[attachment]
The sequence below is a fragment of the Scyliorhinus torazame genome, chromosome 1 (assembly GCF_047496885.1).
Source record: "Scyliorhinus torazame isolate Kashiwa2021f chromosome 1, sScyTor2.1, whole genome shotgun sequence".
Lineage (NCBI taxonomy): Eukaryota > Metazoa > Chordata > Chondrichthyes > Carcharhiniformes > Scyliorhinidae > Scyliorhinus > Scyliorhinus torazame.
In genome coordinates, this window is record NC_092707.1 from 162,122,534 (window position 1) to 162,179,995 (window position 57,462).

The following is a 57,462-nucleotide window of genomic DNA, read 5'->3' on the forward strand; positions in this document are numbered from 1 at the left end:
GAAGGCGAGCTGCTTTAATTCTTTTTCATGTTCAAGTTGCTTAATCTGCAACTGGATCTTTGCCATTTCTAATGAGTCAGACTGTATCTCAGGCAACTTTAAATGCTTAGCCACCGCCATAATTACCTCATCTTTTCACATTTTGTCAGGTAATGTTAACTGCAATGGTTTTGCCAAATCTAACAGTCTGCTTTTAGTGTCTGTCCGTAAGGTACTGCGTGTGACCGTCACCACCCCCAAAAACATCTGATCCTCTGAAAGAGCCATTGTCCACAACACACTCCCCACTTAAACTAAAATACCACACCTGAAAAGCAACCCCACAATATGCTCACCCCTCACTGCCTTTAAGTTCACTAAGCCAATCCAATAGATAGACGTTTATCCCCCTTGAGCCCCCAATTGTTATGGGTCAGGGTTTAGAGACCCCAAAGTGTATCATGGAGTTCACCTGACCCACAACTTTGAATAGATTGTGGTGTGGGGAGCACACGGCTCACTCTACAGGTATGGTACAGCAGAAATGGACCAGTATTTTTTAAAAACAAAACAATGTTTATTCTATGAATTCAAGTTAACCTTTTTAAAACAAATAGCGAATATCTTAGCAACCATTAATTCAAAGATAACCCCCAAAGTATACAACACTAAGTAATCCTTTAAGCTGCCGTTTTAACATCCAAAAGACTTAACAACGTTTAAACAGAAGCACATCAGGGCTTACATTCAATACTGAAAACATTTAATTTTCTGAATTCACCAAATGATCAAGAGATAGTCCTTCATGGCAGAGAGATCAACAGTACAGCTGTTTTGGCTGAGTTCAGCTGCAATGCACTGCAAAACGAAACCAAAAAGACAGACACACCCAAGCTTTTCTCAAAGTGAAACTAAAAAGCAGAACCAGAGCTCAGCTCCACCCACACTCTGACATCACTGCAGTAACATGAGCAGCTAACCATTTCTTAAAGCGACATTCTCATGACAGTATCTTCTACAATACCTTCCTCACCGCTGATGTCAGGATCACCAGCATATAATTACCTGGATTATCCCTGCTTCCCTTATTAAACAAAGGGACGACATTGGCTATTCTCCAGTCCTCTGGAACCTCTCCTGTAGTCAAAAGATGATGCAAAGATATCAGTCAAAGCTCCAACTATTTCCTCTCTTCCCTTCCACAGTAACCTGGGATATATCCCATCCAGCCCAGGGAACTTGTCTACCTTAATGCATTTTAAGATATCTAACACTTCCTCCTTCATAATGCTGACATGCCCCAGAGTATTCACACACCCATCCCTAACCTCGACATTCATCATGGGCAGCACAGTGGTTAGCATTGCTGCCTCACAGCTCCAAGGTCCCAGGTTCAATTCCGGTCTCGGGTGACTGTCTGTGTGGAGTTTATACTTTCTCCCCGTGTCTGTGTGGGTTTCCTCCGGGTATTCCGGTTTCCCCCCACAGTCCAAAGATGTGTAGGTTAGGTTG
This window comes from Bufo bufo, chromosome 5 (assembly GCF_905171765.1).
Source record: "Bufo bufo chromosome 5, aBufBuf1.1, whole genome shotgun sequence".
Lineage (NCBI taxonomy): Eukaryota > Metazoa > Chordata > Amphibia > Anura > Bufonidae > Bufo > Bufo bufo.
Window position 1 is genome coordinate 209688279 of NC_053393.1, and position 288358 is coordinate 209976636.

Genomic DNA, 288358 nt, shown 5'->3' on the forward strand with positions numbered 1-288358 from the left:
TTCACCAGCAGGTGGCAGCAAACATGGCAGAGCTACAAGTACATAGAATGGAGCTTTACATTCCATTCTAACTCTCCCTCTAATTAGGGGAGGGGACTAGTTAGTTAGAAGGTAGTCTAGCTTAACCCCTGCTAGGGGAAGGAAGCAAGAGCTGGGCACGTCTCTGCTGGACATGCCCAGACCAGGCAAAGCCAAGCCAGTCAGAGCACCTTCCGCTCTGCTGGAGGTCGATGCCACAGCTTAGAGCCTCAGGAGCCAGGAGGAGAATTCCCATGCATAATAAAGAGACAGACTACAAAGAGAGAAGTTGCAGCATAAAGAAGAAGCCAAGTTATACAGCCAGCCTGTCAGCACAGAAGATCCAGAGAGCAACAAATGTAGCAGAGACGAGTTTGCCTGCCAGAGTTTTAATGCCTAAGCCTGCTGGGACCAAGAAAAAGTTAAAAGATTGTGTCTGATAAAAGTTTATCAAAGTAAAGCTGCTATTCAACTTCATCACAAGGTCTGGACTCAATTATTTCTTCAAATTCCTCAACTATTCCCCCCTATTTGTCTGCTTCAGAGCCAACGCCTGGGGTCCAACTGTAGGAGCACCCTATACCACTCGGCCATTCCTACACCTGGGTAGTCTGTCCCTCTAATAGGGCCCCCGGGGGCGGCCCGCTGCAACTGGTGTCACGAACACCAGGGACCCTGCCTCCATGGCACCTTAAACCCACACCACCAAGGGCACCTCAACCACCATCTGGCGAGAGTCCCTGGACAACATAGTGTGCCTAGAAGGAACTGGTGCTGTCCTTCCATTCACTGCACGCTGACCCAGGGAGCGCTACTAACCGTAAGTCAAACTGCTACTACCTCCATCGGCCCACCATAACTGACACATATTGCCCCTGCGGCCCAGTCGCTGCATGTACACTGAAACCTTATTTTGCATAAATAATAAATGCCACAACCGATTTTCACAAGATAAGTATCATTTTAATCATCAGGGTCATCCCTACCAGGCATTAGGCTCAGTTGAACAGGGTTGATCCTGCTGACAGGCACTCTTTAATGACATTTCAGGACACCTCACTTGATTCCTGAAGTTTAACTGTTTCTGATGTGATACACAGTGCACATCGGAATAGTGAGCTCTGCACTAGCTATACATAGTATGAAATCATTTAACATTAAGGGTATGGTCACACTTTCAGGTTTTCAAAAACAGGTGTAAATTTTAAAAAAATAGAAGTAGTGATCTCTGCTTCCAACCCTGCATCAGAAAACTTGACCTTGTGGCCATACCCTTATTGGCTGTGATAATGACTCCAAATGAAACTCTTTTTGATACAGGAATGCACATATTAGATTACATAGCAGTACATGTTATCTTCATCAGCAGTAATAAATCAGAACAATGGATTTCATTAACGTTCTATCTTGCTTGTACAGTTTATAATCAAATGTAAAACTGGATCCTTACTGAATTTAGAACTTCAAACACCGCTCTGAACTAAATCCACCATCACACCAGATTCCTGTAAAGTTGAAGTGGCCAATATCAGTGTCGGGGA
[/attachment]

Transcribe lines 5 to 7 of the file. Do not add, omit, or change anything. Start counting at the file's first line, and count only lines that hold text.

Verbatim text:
The following is a 57,462-nucleotide window of genomic DNA, read 5'->3' on the forward strand; positions in this document are numbered from 1 at the left end:
GAAGGCGAGCTGCTTTAATTCTTTTTCATGTTCAAGTTGCTTAATCTGCAACTGGATCTTTGCCATTTCTAATGAGTCAGACTGTATCTCAGGCAACTTTAAATGCTTAGCCACCGCCATAATTACCTCATCTTTTCACATTTTGTCAGGTAATGTTAACTGCAATGGTTTTGCCAAATCTAACAGTCTGCTTTTAGTGTCTGTCCGTAAGGTACTGCGTGTGACCGTCACCACCCCCAAAAACATCTGATCCTCTGAAAGAGCCATTGTCCACAACACACTCCCCACTTAAACTAAAATACCACACCTGAAAAGCAACCCCACAATATGCTCACCCCTCACTGCCTTTAAGTTCACTAAGCCAATCCAATAGATAGACGTTTATCCCCCTTGAGCCCCCAATTGTTATGGGTCAGGGTTTAGAGACCCCAAAGTGTATCATGGAGTTCACCTGACCCACAACTTTGAATAGATTGTGGTGTGGGGAGCACACGGCTCACTCTACAGGTATGGTACAGCAGAAATGGACCAGTATTTTTTAAAAACAAAACAATGTTTATTCTATGAATTCAAGTTAACCTTTTTAAAACAAATAGCGAATATCTTAGCAACCATTAATTCAAAGATAACCCCCAAAGTATACAACACTAAGTAATCCTTTAAGCTGCCGTTTTAACATCCAAAAGACTTAACAACGTTTAAACAGAAGCACATCAGGGCTTACATTCAATACTGAAAACATTTAATTTTCTGAATTCACCAAATGATCAAGAGATAGTCCTTCATGGCAGAGAGATCAACAGTACAGCTGTTTTGGCTGAGTTCAGCTGCAATGCACTGCAAAACGAAACCAAAAAGACAGACACACCCAAGCTTTTCTCAAAGTGAAACTAAAAAGCAGAACCAGAGCTCAGCTCCACCCACACTCTGACATCACTGCAGTAACATGAGCAGCTAACCATTTCTTAAAGCGACATTCTCATGACAGTATCTTCTACAATACCTTCCTCACCGCTGATGTCAGGATCACCAGCATATAATTACCTGGATTATCCCTGCTTCCCTTATTAAACAAAGGGACGACATTGGCTATTCTCCAGTCCTCTGGAACCTCTCCTGTAGTCAAAAGATGATGCAAAGATATCAGTCAAAGCTCCAACTATTTCCTCTCTTCCCTTCCACAGTAACCTGGGATATATCCCATCCAGCCCAGGGAACTTGTCTACCTTAATGCATTTTAAGATATCTAACACTTCCTCCTTCATAATGCTGACATGCCCCAGAGTATTCACACACCCATCCCTAACCTCGACATTCATCATGGGCAGCACAGTGGTTAGCATTGCTGCCTCACAGCTCCAAGGTCCCAGGTTCAATTCCGGTCTCGGGTGACTGTCTGTGTGGAGTTTATACTTTCTCCCCGTGTCTGTGTGGGTTTCCTCCGGGTATTCCGGTTTCCCCCCACAGTCCAAAGATGTGTAGGTTAGGTTG
This window comes from Bufo bufo, chromosome 5 (assembly GCF_905171765.1).